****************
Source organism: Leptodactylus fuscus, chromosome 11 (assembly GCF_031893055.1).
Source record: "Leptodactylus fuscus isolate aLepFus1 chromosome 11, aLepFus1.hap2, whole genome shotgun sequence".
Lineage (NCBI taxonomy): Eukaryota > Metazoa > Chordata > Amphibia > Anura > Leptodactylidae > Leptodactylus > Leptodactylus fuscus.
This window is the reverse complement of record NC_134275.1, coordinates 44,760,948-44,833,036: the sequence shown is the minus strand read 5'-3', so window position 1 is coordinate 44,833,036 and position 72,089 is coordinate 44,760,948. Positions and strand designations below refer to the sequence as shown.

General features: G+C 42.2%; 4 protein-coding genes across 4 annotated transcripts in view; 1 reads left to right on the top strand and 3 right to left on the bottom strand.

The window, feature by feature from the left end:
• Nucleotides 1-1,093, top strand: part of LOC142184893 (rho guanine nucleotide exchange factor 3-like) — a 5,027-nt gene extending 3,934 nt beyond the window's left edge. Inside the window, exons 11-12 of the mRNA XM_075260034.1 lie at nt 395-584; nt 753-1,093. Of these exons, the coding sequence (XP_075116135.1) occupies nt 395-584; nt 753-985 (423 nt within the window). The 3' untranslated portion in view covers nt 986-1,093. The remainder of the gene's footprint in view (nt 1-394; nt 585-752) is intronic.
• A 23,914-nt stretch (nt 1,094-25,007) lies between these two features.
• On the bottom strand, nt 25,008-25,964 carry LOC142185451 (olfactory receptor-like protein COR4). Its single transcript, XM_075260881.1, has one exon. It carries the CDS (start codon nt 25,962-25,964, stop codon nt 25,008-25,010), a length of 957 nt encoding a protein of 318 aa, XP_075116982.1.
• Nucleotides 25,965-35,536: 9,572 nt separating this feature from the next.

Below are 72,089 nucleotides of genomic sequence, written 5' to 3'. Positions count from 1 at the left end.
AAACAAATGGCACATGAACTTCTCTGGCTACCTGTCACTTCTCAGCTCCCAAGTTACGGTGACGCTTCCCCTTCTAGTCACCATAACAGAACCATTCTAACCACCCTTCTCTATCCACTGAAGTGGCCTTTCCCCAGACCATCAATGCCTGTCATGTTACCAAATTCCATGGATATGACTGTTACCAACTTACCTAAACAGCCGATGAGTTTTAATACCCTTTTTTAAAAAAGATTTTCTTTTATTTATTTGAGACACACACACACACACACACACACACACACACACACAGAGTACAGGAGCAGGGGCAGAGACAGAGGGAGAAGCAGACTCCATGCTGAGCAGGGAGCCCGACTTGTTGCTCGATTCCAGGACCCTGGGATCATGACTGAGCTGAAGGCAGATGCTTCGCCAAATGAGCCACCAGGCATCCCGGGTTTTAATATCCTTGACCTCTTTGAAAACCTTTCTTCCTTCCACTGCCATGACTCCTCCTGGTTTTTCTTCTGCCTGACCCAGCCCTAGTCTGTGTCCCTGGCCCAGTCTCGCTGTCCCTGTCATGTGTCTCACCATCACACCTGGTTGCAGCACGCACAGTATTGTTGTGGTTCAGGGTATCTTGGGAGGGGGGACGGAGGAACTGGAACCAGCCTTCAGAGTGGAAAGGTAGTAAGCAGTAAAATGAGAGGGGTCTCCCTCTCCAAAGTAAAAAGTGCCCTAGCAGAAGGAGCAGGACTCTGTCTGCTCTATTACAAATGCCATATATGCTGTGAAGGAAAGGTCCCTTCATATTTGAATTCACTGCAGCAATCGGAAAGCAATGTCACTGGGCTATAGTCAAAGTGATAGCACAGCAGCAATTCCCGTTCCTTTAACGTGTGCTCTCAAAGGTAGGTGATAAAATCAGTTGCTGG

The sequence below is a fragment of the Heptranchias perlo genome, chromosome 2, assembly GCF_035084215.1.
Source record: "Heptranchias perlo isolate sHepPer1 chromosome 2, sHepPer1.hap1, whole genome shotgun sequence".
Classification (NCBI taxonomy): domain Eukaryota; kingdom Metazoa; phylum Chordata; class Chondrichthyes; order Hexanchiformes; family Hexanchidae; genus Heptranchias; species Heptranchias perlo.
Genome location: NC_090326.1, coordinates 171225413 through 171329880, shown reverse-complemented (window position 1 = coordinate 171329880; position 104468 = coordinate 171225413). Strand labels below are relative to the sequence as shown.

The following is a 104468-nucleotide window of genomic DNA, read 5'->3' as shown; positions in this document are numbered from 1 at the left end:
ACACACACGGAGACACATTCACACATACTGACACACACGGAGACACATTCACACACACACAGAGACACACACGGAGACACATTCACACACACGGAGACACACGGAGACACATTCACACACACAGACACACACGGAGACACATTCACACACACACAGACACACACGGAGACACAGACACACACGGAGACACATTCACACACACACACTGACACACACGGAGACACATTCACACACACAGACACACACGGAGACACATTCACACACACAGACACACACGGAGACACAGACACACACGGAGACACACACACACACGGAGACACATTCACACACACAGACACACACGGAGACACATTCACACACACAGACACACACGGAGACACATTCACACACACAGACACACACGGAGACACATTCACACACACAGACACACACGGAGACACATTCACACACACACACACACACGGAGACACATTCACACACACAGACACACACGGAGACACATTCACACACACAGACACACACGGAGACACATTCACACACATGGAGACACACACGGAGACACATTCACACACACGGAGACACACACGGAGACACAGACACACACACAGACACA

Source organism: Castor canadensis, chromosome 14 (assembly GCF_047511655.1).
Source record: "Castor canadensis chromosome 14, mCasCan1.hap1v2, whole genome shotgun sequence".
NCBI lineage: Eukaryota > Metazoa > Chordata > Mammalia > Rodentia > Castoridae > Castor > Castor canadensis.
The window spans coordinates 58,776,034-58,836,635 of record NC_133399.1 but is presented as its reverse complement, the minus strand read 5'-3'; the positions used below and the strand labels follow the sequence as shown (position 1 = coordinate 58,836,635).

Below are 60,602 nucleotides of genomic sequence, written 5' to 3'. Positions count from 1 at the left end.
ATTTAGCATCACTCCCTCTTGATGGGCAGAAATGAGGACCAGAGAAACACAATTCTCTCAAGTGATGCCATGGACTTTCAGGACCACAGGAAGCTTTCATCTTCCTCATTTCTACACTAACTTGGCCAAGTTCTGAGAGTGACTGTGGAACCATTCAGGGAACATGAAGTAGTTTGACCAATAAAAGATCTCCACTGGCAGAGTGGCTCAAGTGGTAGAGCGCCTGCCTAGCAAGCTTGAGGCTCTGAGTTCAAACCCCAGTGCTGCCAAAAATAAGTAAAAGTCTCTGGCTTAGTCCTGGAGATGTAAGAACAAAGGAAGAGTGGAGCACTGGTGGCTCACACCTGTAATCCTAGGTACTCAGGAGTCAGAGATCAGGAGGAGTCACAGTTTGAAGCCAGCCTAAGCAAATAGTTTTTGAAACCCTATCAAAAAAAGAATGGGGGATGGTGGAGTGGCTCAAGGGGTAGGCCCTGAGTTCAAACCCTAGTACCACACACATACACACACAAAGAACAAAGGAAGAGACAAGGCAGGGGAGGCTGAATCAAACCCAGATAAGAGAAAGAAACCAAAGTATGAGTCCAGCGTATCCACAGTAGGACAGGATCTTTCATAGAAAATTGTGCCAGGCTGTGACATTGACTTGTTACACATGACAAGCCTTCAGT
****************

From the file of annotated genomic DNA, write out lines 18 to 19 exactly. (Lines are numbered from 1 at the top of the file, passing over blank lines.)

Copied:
ACACACACGGAGACACATTCACACATACTGACACACACGGAGACACATTCACACACACACAGAGACACACACGGAGACACATTCACACACACGGAGACACACGGAGACACATTCACACACACAGACACACACGGAGACACATTCACACACACACAGACACACACGGAGACACAGACACACACGGAGACACATTCACACACACACACTGACACACACGGAGACACATTCACACACACAGACACACACGGAGACACATTCACACACACAGACACACACGGAGACACAGACACACACGGAGACACACACACACACGGAGACACATTCACACACACAGACACACACGGAGACACATTCACACACACAGACACACACGGAGACACATTCACACACACAGACACACACGGAGACACATTCACACACACAGACACACACGGAGACACATTCACACACACACACACACACGGAGACACATTCACACACACAGACACACACGGAGACACATTCACACACACAGACACACACGGAGACACATTCACACACATGGAGACACACACGGAGACACATTCACACACACGGAGACACACACGGAGACACAGACACACACACAGACACA

Source organism: Castor canadensis, chromosome 14 (assembly GCF_047511655.1).